HOPEWELL — This will be a critical year for the Hopewell-Prince George United Way campaign.
Organization officials say contributions continue to decline despite the fact that the need remains and even has increased year to year.
Last week, members of the campaign committee including several volunteers, United Way staff, director Wayne Walton and President Stephen G. Henry, gathered at Gun Cotton Coffee for breakfast and to discuss the upcoming campaign that kicks off with a luncheon on Sept. 20.
Though he is optimistic they can meet the $225,000 goal, Henry, director of operations at Hopewell Cogeneration, admitted the situation is dire for the local program that helps more than 10 agencies providing services in Hopewell and Prince George.
“The campaign has had a downward trend, and that trend has a negative impact on the community and the agencies we support,” he said. “The outlook is less than favorable, given the past performances.”
Some of those challenges include that larger corporations have changed how they contribute and often money is going to competitive agencies many of which have large operating expenses. Walton suggested when giving that donors always ask what percent of their donation goes to those in need. In some instances, funding goes to outside agencies managing solicitation campaigns. In fact in those cases ... when you receive a call to donate to a non-profit organization, the company making the calls receives 80 to 90 percent of the donation.
For the United Way, funds that are given for larger organizations not on their partner list, like the Red Cross, do not come back to the local community.
“We are worried about sustainability and survivability,” Walton said. “This is not necessarily a good day for these organizations in need that give so much locally from education to health care. In all, 18 agencies are United Way partners for this year’s campaign. Ranging from the Progressive adult rehabilitation center, the Hopewell Youth Football League with so many others in between helping to provide food to legal aid for those in need.”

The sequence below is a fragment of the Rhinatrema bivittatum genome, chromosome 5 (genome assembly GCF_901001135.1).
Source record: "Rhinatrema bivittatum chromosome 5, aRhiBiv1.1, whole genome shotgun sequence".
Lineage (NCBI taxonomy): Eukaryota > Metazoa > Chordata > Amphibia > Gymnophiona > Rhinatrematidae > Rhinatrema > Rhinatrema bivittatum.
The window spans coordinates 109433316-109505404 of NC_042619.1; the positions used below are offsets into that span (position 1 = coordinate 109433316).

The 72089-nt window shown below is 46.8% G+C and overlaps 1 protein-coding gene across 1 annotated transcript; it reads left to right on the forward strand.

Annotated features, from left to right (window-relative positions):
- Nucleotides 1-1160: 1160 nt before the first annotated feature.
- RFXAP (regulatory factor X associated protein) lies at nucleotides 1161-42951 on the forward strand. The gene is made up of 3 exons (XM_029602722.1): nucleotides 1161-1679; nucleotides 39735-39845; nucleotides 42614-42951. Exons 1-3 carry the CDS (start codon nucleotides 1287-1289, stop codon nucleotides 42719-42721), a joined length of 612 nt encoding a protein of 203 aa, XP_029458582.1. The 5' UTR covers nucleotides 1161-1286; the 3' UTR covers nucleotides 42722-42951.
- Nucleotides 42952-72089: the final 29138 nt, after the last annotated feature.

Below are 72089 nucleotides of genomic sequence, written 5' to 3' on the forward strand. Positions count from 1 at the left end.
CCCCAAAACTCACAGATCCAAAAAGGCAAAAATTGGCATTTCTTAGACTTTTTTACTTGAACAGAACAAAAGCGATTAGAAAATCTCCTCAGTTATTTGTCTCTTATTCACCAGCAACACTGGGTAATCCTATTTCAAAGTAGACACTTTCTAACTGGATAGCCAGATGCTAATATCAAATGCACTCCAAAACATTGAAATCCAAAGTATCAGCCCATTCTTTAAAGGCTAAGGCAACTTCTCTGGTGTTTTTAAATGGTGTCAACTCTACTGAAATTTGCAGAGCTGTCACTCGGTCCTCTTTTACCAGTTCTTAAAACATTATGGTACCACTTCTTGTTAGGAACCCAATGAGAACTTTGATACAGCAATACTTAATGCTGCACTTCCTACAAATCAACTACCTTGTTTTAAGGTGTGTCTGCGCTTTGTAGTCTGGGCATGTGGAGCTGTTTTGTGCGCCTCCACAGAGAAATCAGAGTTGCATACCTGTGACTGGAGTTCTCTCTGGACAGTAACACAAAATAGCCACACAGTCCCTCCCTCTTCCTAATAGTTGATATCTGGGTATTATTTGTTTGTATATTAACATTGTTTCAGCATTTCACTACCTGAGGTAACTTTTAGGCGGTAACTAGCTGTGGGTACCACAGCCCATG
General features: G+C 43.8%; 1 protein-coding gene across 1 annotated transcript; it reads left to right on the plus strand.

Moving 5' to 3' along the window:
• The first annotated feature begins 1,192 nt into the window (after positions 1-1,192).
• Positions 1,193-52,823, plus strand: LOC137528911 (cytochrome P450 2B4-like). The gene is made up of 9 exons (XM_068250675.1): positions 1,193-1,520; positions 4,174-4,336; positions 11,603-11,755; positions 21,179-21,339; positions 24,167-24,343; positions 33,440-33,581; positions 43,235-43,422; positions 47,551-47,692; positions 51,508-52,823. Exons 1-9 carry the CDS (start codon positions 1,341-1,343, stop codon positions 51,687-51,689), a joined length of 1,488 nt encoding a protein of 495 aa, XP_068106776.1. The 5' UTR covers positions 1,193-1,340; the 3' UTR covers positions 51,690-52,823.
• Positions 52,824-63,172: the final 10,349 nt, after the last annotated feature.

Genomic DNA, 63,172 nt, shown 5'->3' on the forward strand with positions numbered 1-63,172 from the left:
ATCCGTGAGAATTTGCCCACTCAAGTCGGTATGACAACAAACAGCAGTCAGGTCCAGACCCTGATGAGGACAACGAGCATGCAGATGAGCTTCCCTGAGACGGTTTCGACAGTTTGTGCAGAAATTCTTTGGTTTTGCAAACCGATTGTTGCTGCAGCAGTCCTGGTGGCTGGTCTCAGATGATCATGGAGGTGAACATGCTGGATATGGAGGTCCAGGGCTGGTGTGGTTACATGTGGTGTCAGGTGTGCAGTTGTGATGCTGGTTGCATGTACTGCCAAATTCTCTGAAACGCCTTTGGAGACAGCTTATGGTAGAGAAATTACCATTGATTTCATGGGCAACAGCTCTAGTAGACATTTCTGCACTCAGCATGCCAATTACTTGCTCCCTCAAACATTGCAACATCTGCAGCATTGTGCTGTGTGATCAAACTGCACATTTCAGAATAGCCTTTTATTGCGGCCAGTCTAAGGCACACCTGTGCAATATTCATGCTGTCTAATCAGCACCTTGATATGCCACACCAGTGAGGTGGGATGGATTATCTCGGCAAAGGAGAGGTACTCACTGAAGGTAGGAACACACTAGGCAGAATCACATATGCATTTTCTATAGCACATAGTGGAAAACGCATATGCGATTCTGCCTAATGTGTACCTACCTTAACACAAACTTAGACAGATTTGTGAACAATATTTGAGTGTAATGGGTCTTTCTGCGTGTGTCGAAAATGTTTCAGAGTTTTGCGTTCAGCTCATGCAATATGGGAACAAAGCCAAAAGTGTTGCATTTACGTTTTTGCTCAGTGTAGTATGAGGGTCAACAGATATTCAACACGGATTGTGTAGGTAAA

“We really need the support from our local businesses,” H-PG United Way Executive Assistant Teresa Brobst said. All of agencies provide services to the Hopewell and Prince George Community.”
“To meet these needs, it can’t be business-as-usual with declining contributions. We must try to do things differently. We’re hoping to turn the tide.”
These volunteers who met for the first committee meeting made some suggestions that could help raise funds. Dan Matthews explained that while vacationing in Carolina Beach that at each restaurant or store they went into the cashier asked if the customer wanted to round up the payment to the nearest dollar to donate to a non-profit. He said that with going out for three meals a day that adds up for local agencies if local stores are willing to participate.
Many companies have large participation and others only have a few. Walton said, for example, if every city employee gave $1, Hopewell government would meet its overall goal.
Henry acknowledged that change can be difficult, but the local non-profits will suffer without the funds raised through the United Way as larger organizations are attracting more and more donations. Walton added that those donations are often not seen in Hopewell and Prince George, and funding goes to operations and not just those who are in need.
“Every year there are more and more challenges, yet the needs are still there,” Mark Haley, campaign co-chair commented.
The former Hopewell city manager commended H-PG United Way for how it operates. “We have low overhead, and not some large corporate headquarters or high salaries,” he said. “We put the money right where it belongs: in the hands of the people.”
“We are proud of that; 100 percent of the funds raised go to help organizations that are our member agencies,” Walton added. “We are an independent, small organization and take care of a lot of small agencies that wouldn’t see funding otherwise. This is an important year.”
Hopewell-Prince George United Way’s goal is to raise enough money to meet the needs of participating agencies. These agencies are evaluated by a panel of volunteers made up of people from the community and each of the program and funding requests are reviewed by allocation panels to ensure monies from those who contributed go where it is most needed.
The kick-off campaign will be held on Sept. 20 at John Randolph Foundation. Anyone who wishes to donate or to volunteer may call the United Way office at (804) 541-3969.
By Adrienne Wallace, Herald-Post Editor